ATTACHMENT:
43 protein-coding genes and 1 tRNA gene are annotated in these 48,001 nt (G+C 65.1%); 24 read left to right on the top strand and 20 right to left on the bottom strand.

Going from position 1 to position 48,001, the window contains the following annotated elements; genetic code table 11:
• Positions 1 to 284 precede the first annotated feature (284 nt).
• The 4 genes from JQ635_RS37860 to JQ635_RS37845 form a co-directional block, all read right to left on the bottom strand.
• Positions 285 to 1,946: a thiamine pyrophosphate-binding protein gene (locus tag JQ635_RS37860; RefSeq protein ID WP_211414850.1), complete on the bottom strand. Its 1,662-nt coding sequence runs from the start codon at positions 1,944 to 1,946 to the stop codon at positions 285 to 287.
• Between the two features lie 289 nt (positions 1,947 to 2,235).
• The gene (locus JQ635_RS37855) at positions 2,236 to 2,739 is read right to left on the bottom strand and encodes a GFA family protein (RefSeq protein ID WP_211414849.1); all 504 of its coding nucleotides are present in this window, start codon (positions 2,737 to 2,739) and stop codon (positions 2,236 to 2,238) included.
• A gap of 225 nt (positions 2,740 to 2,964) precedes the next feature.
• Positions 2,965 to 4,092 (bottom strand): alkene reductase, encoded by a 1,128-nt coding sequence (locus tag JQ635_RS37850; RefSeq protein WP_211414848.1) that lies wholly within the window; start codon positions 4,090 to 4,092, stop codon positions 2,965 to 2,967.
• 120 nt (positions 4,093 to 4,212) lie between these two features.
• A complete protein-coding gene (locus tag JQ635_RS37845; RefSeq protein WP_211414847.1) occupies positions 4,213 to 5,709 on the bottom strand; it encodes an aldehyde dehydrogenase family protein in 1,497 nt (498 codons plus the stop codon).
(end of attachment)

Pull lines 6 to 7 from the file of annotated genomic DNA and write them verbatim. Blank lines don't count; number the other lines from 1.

• Between the two features lie 289 nt (positions 1,947 to 2,235).
• The gene (locus JQ635_RS37855) at positions 2,236 to 2,739 is read right to left on the bottom strand and encodes a GFA family protein (RefSeq protein ID WP_211414849.1); all 504 of its coding nucleotides are present in this window, start codon (positions 2,737 to 2,739) and stop codon (positions 2,236 to 2,238) included.